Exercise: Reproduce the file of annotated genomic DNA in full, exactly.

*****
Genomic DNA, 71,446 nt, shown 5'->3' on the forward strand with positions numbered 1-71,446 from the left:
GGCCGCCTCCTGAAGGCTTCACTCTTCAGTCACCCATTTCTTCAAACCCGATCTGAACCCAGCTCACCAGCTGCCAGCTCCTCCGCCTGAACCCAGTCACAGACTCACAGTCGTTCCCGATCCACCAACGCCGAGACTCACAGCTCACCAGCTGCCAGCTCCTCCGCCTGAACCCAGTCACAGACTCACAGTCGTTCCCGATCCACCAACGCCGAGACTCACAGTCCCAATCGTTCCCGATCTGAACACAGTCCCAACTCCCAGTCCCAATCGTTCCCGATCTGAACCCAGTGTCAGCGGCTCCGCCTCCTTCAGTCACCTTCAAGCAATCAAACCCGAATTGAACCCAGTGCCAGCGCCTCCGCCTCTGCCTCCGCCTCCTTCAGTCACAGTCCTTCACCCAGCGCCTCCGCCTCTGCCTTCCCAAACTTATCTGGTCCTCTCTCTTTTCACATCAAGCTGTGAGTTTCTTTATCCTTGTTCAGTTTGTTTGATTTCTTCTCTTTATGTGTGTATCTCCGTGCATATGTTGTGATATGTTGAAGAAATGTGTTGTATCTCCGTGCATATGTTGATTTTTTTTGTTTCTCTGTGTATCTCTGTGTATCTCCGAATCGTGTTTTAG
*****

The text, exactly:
Genomic DNA, 71,446 nt, shown 5'->3' on the forward strand with positions numbered 1-71,446 from the left:
GGCCGCCTCCTGAAGGCTTCACTCTTCAGTCACCCATTTCTTCAAACCCGATCTGAACCCAGCTCACCAGCTGCCAGCTCCTCCGCCTGAACCCAGTCACAGACTCACAGTCGTTCCCGATCCACCAACGCCGAGACTCACAGCTCACCAGCTGCCAGCTCCTCCGCCTGAACCCAGTCACAGACTCACAGTCGTTCCCGATCCACCAACGCCGAGACTCACAGTCCCAATCGTTCCCGATCTGAACACAGTCCCAACTCCCAGTCCCAATCGTTCCCGATCTGAACCCAGTGTCAGCGGCTCCGCCTCCTTCAGTCACCTTCAAGCAATCAAACCCGAATTGAACCCAGTGCCAGCGCCTCCGCCTCTGCCTCCGCCTCCTTCAGTCACAGTCCTTCACCCAGCGCCTCCGCCTCTGCCTTCCCAAACTTATCTGGTCCTCTCTCTTTTCACATCAAGCTGTGAGTTTCTTTATCCTTGTTCAGTTTGTTTGATTTCTTCTCTTTATGTGTGTATCTCCGTGCATATGTTGTGATATGTTGAAGAAATGTGTTGTATCTCCGTGCATATGTTGATTTTTTTTGTTTCTCTGTGTATCTCTGTGTATCTCCGAATCGTGTTTTAG